Docent serves much like an on-site research assistant would — gathering resources, summarizing them, paraphrasing them, etc — so that a pastor is saved this “grunt work” and may spend more of his time doing the actual “wrestling.”

Wilson claims that some of the employees of Docent get hired away by the pastors. I bet they do! It saves the phone call and email.

No, client-pastors and team captains talk regularly and develop friendships. There are some researchers and captains who have actually eventually been hired by pastors full-time to their church staffs as research assistants or even associate pastors.


…JD Greear actually thanked Docent in an endorsement now deleted from the website. From the NYT:

In a now-deleted endorsement on Docent’s website, Mr. Greear thanked the organization for saving him time on sermon prep. “I often have people remark to me, ‘How many hours did you spend on that sermon? Where do you get time to do all that research?’” he wrote. “Ha. Thanks, guys, for making me look so good!”

In an email, Mr. Greear said he had sometimes relied on “research assistants and other aids” to help him prepare sermons, a practice he had discussed openly in the past.

Is Ed Litton attempting to blow off this incident( or these incidents) with the help of JD Greear?

Is the SBC following suit? Plagiarism Today (yes, it exists) wrote Southern Baptist Convention President Accused of Widespread Plagiarism

Though I’ve been critical of the SBC through much of this, I want to be clear that Litton has not carried himself any better. When confronted with a scandal such as this, one such as Litton has an obligation to be open, transparent and honest about what happened.

Removing the videos, addressing only one incident, and generally trying to ignore the issue is the antithesis of that. Even if Litton’s copying isn’t a problem, his response to the controversy absolutely is.

Greater or lesser expectations of the audience?

Is this merely confusion about the expectations of the audience? Karen Swallow Prior makes this point in the NYT article.

Karen Swallow Prior, who is a professor at SEBTS, claims that while surprising, it may just mix-up of who expects what from their pastor.

Karen Swallow Prior, a professor at Southeastern Baptist Theological Seminary, who has written about plagiarism, called the episode surprising. “What this whole thing has opened up is there are people who have an unstated expectation that a pastor is delivering his own examination and wrestling with the biblical text, and others who may not have that expectation at all.”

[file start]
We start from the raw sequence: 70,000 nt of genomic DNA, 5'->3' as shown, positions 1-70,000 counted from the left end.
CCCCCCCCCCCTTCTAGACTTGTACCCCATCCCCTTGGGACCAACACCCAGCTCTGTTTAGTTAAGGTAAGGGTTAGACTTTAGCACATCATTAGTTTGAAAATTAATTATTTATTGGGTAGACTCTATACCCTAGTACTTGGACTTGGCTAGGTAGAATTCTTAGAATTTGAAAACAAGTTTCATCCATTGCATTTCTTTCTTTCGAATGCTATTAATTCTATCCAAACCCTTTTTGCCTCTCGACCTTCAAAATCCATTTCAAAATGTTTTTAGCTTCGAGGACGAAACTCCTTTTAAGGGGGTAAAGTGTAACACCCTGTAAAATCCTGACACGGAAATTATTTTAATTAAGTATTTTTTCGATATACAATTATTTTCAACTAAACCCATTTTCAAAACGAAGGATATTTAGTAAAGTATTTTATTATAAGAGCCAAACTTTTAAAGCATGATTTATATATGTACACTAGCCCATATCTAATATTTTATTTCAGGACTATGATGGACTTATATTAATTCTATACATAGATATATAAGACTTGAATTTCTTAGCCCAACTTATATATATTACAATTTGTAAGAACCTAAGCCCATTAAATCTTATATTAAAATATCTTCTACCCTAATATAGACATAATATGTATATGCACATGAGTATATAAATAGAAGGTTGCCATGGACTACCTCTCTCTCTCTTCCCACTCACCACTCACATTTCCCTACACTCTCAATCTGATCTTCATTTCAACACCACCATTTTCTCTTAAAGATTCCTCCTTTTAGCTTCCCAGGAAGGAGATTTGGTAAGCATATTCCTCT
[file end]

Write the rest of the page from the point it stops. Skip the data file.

Plagiarism Today (PT) claims that there are three attribution standards in religious settings that are on the whole, very ill-defined.

  1. Some churches view any preparation for a sermon to be against their code.
  2. Others demand meticulously researched and original sermons from their leader’s voice,
  3. others feel that plagiarism is wholly acceptable because giving the best sermon, not personal glory, should be what is of the utmost importance.

PT continues in this vein.

If everyone involved agrees to a certain attribution standard (or lack thereof), then it is not unethical.

After all, plagiarism is about the lie behind it. However, if there is no expectation of originality, then it’s not a lie to present someone else’s work without citation. It’s much like the difference between a novelist who plagiarized and a celebrity that uses a ghostwriter for their autobiography. One has an expectation of originality, the other does not.

It’s time for the SBC to define its values and expectations. (Where have we heard this before?)

None of this is to say that what Litton did is right. Instead, it is to say that judging pastoral plagiarism is impossible without knowing the expectations of everyone involved. What this case has shown more than anything is that there is a divide in the SBC on these issues, and one that needs to be addressed.

A true story

This happened in my very former SBC church. I’ve told this story before. The pastor of missions was preaching. This church had an odd lineup on Sunday mornings. The senior pastor would be preaching through a series. He claimed that preaching the same sermon three times on Sunday morning was just too exhausting for him. (So much I could say here but won’t.) So he would preach in two services and the assistants would preach and the other. However, stupid me, I did not realize that the assistant would prepare a sermon not based on the series. Only the senior pastor could preach on his series. So the assistants would always be ready with their canned sermon. They would rotate through the services, repeating the same sermon. This could happen over a number of weeks.

The trick was this. They would not announce that the senior pastor would not be present for one of the services. I was told that people wouldn’t come since they came to hear him. 😐 I was sitting in Service #1 and the missions pastor was up. He ended the sermon with a touching story that he had *personally* witnessed. Except, I happened to know that the story was making the rounds and it was false, now verifiable on Snopes. Although I was a bit irritated that he pretended this happened to him, I wrote him a most polite email telling him that the story wasn’t true and giving him the reference. He wrote me back, most embarrassed.

Except…

A few weeks later I was sitting in service #3. Said missions pastor was up. Within seconds I knew he was repeating the same sermon that I had heard before. I was curious to see how he ended the sermon. You guessed it! He looked a little awkward and repeated the story. Yikes!